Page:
While it is recognized that federal district courts have general subject matter jurisdiction over actions instituted by federal officers, no analogous grant of jurisdiction exists over actions brought against a federal officer or agency. 14 Charles Alan Wright & Charles H. Koch, Jr., FEDERAL PRACTICE AND PROCEDURE § 3655 (3d. ed. 2014).See Whittle v. U.S., 7 F.3d 1259, 1262 (6th Cir. 1993) (“The federal question jurisdictional statute is not a general waiver of sovereign immunity; it merely establishes a subject matter that is within the competence of federal courts to entertain.”); Toledo v. Jackson, 485 F.3d 836, 838 (6th Cir. 2007) (holding that § 1331 did not independently waive the government’s sovereign immunity and plaintiffs had to go further than merely invoking the general jurisdiction statute); Rosebud Sioux Tribe v. U.S., Bureau of Indian Affairs, 714 F. Supp. 1546, 1552 (D.S.D. 1989) (“Section 1331 sets forth the general federal question jurisdiction of federal district courts, but is not a general waiver of sovereign immunity allowing suits against the government.”). Here, Plaintiffs seek to proceed in the proscribed manner. By challenging the Defendants’ actions solely under 28 U.S.C. § 1331, Plaintiffs are attempting to use a basis for jurisdiction that does not apply. “[A] person attempting to sue a federal agency or officer must demonstrate that the claim being asserted is covered by a specific statutory waiver, or that in effect the proceeding is not a suit against the United States but rather is an action against the officer” Wright, supra, at § 3655. Plaintiffs have failed to do so as the government Defendants have been sued in their official capacities. In addition, the Court agrees with the United States that the general trust relationship between the federal government and Indian tribes is insufficient, by itself, to support this cause of action. See U.S. v. Navajo Nation, 537 U.S. 488, 506, 123 S.Ct. 1079, 155 L.Ed.2d 60 (2003) (quoting U.S. v. Mitchell, 463 U.S. 206, 225, 103 S.Ct. 2961, 77 L.Ed.2d 580 (1983)) (“Although ‘the undisputed existence of a general trust relationship between the United States and the Indian people’ can ‘reinforc[e]’ the conclusion that the relevant statute or regulation imposes fiduciary duties, that relationship alone is insufficient to support jurisdiction under [laws similar to the APA].”3) (first alteration in original). Thus, 28 U.S.C. § 1331 does not properly serve as Plaintiffs’ basis for subject matter jurisdiction.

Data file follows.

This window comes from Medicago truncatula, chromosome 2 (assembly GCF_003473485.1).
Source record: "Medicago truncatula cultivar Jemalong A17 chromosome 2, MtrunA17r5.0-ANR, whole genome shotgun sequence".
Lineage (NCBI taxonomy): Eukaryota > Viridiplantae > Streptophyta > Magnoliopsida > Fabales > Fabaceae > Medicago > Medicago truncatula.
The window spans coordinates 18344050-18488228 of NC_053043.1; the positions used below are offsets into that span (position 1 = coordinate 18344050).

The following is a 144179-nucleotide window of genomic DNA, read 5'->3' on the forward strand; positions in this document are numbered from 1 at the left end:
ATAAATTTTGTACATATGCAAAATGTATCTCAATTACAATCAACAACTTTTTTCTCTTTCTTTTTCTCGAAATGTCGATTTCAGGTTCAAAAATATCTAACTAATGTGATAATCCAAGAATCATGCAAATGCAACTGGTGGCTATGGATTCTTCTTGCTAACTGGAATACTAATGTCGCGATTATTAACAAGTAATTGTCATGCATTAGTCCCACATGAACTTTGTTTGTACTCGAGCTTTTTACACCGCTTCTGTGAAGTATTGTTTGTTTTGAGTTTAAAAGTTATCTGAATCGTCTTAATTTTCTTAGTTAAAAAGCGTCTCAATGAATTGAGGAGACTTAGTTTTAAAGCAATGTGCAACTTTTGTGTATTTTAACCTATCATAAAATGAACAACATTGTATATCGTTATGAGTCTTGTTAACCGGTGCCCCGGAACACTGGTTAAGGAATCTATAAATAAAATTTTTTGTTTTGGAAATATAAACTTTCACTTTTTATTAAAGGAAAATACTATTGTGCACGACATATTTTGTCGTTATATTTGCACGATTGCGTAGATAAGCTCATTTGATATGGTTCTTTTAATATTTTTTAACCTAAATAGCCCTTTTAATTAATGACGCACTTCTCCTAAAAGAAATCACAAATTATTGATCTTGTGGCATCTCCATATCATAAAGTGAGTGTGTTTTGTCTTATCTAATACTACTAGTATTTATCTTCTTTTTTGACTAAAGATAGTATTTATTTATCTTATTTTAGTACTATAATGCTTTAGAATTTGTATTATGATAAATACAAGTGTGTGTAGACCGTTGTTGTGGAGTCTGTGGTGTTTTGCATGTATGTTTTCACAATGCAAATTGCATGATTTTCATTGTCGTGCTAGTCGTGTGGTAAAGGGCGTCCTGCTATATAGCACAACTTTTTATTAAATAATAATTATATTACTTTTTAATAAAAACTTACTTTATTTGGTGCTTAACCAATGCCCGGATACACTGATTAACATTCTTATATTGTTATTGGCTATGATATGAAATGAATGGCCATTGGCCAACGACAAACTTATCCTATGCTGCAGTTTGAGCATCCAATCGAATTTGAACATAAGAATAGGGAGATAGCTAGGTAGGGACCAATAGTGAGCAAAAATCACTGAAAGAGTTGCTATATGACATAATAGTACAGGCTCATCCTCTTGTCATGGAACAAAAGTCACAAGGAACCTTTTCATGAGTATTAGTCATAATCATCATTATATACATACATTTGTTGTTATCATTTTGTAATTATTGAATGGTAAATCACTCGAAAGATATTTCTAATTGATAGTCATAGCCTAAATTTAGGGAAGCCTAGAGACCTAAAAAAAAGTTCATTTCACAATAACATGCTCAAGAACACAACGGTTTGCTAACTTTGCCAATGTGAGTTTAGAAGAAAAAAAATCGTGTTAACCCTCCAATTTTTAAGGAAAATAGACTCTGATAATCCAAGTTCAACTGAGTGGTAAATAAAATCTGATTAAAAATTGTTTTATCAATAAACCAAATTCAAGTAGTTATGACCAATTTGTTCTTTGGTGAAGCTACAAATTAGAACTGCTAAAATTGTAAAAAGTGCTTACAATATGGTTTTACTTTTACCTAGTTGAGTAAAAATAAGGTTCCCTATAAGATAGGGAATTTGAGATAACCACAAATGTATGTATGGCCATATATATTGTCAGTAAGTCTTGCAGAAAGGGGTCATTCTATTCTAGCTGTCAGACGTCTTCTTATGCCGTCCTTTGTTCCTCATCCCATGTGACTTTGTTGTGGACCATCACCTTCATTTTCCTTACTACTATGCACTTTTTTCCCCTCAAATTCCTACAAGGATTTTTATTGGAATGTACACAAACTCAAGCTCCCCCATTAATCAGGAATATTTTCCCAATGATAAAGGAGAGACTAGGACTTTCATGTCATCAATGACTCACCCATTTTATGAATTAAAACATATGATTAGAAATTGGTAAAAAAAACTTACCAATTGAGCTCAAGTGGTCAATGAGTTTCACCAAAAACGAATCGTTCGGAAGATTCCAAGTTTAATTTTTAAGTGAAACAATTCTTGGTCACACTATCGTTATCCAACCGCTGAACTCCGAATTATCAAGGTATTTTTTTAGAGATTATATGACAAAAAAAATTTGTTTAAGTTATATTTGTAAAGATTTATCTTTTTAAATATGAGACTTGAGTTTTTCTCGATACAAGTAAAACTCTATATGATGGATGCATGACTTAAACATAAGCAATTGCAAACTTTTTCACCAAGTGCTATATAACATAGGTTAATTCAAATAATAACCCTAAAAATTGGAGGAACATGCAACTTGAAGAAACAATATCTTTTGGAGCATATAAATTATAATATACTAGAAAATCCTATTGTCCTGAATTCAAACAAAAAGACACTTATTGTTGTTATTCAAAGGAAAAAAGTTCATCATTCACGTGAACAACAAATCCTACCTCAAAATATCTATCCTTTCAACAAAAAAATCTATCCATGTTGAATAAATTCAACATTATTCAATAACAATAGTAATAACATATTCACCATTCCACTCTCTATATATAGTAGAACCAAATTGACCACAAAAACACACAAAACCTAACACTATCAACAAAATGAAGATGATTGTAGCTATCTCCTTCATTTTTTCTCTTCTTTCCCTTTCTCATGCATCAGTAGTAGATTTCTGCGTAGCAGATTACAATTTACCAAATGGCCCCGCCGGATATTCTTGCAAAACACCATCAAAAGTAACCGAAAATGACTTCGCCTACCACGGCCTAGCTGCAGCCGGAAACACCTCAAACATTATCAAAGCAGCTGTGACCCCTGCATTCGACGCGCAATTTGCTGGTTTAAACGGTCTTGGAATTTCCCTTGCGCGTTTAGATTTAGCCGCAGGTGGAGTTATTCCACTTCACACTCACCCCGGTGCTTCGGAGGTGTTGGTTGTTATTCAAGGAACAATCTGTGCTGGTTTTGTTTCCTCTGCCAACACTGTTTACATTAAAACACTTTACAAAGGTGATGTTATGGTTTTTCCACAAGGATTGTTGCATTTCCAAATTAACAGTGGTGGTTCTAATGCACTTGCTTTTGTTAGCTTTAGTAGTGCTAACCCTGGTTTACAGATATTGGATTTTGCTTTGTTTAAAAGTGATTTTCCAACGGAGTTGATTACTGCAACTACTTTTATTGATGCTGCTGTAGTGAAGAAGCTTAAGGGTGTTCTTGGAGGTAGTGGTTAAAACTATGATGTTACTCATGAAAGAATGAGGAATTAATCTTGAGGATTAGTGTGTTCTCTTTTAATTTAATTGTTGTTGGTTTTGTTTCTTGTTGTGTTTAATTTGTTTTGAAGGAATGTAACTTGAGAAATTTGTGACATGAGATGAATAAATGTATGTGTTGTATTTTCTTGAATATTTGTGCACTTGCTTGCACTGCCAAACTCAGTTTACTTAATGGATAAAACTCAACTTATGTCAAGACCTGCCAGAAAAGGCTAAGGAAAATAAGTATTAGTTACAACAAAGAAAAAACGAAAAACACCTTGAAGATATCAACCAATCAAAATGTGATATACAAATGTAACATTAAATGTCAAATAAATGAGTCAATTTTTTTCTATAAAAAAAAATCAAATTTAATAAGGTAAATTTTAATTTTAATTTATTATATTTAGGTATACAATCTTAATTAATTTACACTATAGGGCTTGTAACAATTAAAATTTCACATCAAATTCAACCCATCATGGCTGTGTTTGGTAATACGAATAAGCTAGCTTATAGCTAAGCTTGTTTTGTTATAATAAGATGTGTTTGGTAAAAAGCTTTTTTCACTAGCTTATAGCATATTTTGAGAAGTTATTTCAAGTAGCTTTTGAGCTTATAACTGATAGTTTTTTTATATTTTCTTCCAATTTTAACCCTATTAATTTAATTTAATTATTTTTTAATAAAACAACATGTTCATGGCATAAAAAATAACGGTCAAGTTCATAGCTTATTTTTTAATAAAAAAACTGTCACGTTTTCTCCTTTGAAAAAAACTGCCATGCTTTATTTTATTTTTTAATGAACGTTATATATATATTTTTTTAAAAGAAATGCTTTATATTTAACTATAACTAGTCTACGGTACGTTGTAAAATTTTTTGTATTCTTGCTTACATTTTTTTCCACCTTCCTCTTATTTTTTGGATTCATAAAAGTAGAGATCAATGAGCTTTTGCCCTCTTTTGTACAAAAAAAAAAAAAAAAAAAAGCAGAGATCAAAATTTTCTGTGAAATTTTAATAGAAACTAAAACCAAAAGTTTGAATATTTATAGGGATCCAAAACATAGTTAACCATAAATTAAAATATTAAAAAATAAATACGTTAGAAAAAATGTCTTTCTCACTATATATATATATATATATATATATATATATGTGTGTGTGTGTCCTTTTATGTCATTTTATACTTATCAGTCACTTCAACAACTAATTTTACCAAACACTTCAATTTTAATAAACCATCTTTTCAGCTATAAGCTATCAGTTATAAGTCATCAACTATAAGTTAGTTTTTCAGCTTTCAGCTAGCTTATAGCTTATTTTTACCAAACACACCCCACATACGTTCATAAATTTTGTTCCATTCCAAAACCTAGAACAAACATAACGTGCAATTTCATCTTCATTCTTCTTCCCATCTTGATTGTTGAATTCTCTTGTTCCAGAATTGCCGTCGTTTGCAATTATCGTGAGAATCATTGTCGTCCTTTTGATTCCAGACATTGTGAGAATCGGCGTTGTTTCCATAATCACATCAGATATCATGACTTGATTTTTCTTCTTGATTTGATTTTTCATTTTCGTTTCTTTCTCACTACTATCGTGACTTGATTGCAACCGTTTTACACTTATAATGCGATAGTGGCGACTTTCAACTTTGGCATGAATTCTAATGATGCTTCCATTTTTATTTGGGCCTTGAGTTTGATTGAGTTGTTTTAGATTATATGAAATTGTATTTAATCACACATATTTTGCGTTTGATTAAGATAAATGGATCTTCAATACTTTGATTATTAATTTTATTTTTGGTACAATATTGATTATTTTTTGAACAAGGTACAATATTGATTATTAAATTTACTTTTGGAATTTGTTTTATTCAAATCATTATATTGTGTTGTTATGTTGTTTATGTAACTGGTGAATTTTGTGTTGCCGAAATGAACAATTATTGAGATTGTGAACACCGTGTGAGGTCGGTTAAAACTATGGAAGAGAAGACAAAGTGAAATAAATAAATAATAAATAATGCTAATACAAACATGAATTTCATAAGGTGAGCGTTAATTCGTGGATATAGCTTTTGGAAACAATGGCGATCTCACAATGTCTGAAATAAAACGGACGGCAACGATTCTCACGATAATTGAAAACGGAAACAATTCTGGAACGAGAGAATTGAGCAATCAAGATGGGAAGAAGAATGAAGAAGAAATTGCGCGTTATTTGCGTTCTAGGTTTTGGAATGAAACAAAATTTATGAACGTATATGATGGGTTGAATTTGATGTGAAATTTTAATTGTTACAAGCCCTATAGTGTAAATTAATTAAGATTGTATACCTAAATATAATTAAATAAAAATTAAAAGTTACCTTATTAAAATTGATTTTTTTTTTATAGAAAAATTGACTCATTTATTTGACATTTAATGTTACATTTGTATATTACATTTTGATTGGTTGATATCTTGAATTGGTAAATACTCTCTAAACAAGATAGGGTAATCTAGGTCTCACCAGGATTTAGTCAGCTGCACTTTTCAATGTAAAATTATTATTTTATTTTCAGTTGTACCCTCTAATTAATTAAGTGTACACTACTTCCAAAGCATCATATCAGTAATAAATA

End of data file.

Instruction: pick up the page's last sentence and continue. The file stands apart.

B. Administrative Procedure Act